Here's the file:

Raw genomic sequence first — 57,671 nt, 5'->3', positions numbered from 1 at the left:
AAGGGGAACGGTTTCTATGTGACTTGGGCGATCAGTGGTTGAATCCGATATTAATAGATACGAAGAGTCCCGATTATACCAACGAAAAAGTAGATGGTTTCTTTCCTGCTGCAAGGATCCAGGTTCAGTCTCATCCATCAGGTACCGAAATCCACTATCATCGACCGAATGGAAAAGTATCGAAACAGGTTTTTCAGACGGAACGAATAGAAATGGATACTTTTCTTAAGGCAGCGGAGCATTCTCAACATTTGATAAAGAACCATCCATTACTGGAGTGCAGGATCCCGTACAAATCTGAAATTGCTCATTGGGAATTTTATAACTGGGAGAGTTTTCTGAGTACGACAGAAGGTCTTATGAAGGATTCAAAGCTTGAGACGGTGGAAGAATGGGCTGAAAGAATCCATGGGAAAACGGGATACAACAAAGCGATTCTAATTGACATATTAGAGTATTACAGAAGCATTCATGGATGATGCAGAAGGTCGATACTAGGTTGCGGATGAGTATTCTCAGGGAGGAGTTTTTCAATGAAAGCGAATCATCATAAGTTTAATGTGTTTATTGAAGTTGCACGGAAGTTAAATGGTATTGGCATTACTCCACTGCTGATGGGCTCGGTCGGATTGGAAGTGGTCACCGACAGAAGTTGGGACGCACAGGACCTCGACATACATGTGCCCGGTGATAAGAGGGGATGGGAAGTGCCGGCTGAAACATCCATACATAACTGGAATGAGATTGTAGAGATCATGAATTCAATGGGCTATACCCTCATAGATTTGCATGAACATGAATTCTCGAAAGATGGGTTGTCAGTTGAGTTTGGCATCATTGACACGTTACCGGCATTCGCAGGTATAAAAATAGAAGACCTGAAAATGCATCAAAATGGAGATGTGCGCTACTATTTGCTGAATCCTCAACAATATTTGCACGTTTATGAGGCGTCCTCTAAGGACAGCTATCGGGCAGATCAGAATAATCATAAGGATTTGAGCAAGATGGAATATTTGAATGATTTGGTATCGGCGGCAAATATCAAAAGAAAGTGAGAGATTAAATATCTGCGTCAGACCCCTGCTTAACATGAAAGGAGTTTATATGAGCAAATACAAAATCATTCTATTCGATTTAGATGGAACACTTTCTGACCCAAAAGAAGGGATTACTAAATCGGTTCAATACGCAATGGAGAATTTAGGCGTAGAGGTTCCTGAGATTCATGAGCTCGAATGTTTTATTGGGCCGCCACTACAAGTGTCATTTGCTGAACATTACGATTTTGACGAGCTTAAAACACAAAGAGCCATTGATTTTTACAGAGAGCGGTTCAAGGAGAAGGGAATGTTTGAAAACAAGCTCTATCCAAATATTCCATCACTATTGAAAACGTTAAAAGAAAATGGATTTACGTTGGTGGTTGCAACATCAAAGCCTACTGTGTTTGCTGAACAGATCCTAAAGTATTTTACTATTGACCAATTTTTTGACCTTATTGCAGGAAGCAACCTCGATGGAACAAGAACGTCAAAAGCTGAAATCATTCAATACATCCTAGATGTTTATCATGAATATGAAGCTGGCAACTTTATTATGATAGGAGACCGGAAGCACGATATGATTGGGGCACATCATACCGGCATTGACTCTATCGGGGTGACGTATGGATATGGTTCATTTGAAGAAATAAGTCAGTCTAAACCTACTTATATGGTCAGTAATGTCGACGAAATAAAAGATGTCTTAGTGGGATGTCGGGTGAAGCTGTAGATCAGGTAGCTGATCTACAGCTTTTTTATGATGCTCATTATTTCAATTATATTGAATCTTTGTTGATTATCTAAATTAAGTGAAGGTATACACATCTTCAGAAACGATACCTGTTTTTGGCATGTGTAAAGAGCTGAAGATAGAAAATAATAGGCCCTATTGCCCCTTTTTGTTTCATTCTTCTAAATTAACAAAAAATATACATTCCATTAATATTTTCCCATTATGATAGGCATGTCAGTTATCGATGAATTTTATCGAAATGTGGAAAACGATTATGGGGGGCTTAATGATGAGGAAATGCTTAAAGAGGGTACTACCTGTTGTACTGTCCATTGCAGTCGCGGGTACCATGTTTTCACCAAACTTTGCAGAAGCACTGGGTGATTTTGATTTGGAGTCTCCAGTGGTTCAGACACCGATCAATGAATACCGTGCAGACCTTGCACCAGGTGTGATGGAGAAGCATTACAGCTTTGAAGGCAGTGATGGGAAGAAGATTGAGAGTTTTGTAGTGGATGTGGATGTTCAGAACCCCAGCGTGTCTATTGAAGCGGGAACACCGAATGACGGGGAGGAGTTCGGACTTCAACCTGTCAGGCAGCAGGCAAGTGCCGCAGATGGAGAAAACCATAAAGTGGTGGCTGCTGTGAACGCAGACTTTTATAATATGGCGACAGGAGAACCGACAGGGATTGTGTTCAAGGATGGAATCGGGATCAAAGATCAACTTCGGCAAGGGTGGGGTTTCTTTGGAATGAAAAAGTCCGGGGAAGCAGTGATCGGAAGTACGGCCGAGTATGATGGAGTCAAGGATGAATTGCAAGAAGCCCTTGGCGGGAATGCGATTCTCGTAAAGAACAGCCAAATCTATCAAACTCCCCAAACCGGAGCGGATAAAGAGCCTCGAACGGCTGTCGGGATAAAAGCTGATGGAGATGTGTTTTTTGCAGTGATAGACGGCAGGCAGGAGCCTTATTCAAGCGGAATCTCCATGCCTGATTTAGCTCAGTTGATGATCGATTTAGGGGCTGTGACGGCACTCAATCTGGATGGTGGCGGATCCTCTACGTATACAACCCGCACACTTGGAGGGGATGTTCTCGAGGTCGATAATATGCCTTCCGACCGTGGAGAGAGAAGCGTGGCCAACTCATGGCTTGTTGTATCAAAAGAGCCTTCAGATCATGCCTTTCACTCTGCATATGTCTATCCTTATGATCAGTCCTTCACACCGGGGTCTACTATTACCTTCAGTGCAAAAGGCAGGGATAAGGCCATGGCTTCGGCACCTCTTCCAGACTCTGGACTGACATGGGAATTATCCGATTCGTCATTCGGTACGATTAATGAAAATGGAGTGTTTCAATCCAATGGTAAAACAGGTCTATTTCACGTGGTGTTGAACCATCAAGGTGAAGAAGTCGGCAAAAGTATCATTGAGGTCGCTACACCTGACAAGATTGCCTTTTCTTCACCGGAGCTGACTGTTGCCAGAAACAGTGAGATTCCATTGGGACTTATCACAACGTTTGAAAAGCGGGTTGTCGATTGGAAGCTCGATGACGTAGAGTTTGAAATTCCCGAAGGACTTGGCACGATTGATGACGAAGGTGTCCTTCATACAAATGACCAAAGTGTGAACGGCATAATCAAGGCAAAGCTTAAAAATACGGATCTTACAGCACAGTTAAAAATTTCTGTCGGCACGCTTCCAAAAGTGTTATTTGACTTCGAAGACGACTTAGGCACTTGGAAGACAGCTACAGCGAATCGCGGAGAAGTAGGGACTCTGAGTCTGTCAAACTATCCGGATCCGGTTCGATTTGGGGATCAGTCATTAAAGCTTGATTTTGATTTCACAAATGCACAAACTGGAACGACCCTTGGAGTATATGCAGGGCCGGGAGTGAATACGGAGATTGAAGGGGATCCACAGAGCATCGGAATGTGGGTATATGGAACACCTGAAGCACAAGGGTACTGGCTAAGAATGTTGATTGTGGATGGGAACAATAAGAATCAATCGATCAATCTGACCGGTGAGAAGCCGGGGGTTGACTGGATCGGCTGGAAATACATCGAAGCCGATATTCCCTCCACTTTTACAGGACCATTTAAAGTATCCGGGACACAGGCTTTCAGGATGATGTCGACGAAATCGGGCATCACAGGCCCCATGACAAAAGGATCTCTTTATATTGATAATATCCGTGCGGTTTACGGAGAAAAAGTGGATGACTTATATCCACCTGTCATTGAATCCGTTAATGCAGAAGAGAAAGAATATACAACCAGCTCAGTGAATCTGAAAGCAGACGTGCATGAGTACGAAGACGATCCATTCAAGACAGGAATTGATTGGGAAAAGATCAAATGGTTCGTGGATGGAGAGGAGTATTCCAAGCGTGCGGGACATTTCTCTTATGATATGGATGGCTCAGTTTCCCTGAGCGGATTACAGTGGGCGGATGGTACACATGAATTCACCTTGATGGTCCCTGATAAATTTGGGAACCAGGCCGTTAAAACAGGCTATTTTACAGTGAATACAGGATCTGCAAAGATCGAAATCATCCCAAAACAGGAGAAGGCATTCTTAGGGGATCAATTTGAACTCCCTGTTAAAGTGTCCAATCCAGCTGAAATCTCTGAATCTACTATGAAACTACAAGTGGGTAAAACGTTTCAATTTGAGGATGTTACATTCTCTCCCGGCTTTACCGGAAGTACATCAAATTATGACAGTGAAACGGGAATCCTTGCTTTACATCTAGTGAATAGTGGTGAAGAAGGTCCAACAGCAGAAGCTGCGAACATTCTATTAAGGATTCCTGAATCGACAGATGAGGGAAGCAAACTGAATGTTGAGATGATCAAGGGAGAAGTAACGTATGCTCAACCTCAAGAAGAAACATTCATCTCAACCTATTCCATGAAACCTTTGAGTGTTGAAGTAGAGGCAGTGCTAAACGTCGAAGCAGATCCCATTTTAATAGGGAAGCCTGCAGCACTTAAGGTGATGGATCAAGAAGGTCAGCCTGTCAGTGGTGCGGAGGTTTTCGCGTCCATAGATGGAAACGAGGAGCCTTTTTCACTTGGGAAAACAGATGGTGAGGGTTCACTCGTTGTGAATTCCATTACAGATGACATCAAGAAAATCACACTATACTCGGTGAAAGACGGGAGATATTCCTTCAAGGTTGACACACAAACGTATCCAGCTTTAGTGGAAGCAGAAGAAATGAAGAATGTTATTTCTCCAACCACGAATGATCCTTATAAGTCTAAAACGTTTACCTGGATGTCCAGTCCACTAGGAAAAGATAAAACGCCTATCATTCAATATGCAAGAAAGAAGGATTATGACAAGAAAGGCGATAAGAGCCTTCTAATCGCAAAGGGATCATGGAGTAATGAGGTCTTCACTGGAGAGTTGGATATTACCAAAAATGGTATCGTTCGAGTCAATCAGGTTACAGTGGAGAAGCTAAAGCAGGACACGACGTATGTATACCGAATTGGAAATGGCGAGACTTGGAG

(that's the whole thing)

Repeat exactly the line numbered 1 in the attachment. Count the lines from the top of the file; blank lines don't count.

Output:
Raw genomic sequence first — 57,671 nt, 5'->3', positions numbered from 1 at the left: